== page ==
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Which Brake Fluid?

A Fluid Answer

Curt Schneck; via I have a ’70 Pontiac LeMans Sport and I am adding a disc brake setup that I built with stock spindles, stock calipers, stock master cylinder, cross-drilled rotors, and performance pads. I am also, at the same time, replacing all the brake lines with stainless steel lines, stainless steel braided hoses, the proportioning valve, and new, rear-wheel cylinders for the rear drums. I would like to know what brake fluid to use when doing this conversion: DOT 3, 4, or 5? The whole system will be new, so I don’t have to worry about purging the system to use silicone brake fluid. This car sees the street and really does not see the track. I know DOT 3 brake fluid absorbs moisture. Since I live in the northeast where the car sits in a non-climate-controlled garage, is that an issue? What are the differences between DOT 4 and DOT 5? Are there any performance advantages/disadvantages between them, besides the boiling point? Keep up the great work guys—Car Craft is the only real-world car mag!

Jeff Smith: These are great questions, Curt. All common brake fluids are generally referred to as hygroscopic, which means they have a tendency to absorb water. That is why all master-cylinder covers use a rubber liner between the fluid and the outside atmosphere. It is also why the brake fluid container should always be stored with the lid tightly closed. What is less well known is that while stock flexible-rubber brake lines do a great job of keeping the fluid in, the brake fluid can still absorb water through these lines, as implausible as that may seem. How the car is used helps to determine the kind of brake fluid you should choose. Let’s start with the basics. The difference between DOT 3 and DOT 4 fluids is, as you suspected, more than just the boiling point. The DOT standard for a wet boiling point is 3 percent water. This may not sound like much, but check out these boiling points as listed on Amsoil’s website in the chart below. Note how both the DOT 3 and DOT 4 Amsoil fluids drop a greater percentage of the boiling point compared with the DOT standards when subjected to 3 percent of water mixed with the fluid. This is a typical negative to pushing the dry boiling point higher. DOT 3, 4, and 5.1 fluids are polyglycol ethers, while DOT 5 is silicone based. As you’re probably aware, normal brake fluid is an excellent paint remover, but silicone-based fluid is not, which makes choosing DOT 5 a great idea for show cars. The downside to DOT 5 fluid is that it is compressible. That means as the fluid gets hotter, the brake pedal becomes spongy, which is not what you want, especially if this fluid were used in a car driven on road courses or other situations in which the fluid could see extreme temperature. The plus side to DOT 5 silicone fluids is that they have a low affinity for water, which makes them much better for use in cars like yours that are subjected to humidity. However, water can still exist in a brake hydraulic system with silicone fluid; it tends to collect at the bottom of either the brake master or calipers, where it may be troublesome to remove. It appears that DOT 5 might be a better fluid for a car like yours that is parked for long periods of time.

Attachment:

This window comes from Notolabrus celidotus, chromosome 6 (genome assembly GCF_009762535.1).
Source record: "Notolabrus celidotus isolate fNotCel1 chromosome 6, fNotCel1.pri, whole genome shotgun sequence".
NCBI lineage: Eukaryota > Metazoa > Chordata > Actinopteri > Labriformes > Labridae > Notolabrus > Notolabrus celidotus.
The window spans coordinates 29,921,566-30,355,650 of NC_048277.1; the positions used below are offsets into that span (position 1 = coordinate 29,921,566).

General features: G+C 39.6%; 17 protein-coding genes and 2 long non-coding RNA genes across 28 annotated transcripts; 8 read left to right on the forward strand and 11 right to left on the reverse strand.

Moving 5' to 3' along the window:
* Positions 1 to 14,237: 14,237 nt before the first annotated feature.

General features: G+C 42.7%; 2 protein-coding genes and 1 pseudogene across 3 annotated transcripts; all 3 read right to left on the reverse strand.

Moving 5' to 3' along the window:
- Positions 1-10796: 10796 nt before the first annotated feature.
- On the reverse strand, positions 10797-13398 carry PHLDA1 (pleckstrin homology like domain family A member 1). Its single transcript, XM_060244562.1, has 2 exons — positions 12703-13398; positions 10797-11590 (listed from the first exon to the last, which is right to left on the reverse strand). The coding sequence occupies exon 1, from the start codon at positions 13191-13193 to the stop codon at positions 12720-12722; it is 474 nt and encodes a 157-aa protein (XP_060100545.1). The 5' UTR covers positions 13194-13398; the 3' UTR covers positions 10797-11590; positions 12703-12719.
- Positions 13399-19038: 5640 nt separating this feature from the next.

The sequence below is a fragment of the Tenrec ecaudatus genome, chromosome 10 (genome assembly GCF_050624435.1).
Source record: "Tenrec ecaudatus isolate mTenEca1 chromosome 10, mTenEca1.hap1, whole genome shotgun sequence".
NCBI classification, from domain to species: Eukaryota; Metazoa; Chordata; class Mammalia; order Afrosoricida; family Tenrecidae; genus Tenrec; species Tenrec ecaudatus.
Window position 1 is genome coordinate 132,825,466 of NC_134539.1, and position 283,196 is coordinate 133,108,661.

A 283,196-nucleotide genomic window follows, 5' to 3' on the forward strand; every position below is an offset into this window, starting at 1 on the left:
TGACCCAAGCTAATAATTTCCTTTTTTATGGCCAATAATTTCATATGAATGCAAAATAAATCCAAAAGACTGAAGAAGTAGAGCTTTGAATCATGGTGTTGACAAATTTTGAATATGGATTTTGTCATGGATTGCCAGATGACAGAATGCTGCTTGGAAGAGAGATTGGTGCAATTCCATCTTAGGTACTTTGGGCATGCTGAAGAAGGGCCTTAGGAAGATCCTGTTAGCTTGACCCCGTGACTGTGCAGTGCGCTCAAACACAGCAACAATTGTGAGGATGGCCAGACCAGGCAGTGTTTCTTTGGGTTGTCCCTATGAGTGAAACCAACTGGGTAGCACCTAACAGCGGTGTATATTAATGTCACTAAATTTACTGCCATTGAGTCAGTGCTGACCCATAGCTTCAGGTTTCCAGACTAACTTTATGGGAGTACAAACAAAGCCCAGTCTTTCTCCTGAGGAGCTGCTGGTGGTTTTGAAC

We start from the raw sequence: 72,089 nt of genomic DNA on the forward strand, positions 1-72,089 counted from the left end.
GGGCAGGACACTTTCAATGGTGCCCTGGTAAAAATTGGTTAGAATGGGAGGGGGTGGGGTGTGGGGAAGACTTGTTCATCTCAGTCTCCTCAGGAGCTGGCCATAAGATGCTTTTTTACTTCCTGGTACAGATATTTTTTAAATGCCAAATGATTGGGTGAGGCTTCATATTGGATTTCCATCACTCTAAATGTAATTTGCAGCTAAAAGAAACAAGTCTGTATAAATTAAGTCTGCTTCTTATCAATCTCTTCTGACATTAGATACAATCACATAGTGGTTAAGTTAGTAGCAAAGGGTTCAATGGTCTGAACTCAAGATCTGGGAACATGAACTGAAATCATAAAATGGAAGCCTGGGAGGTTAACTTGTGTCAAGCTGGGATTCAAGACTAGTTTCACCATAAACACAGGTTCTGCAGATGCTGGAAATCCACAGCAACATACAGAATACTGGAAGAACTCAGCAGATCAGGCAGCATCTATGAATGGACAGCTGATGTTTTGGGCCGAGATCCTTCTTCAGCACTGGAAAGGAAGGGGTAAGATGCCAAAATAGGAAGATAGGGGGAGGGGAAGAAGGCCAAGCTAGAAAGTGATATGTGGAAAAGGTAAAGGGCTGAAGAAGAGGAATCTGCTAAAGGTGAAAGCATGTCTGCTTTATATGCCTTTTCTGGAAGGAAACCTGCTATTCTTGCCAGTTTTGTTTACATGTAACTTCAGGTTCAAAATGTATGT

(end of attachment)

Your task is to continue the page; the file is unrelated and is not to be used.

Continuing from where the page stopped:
For performance cars on which the brakes are abused at track days or autocross events, the best choice is the DOT 4 fluid. We’ve used the Amsoil DOT 4 with no problem in our ’65 Chevelle road-race car, but we change the fluid after two events, completely flushing the system front and rear. We learned that Raybestos now offers a new Super Stop Super High Performance DOT 3 brake fluid with a rated dry boiling point of 550 degrees F that sells for $5.99 per can.

More Info

Amsoil; Superior, WI; 715/392-7101;

Phoenix Systems; St. George, UT; 435/673-0777;

Raybestos; McHenry, IL; 815/363-9000;

DRY 401 535 446 580 500 518
WET 284 313 311 410 356 374

*All temperatures are listed in degrees Fahrenheit

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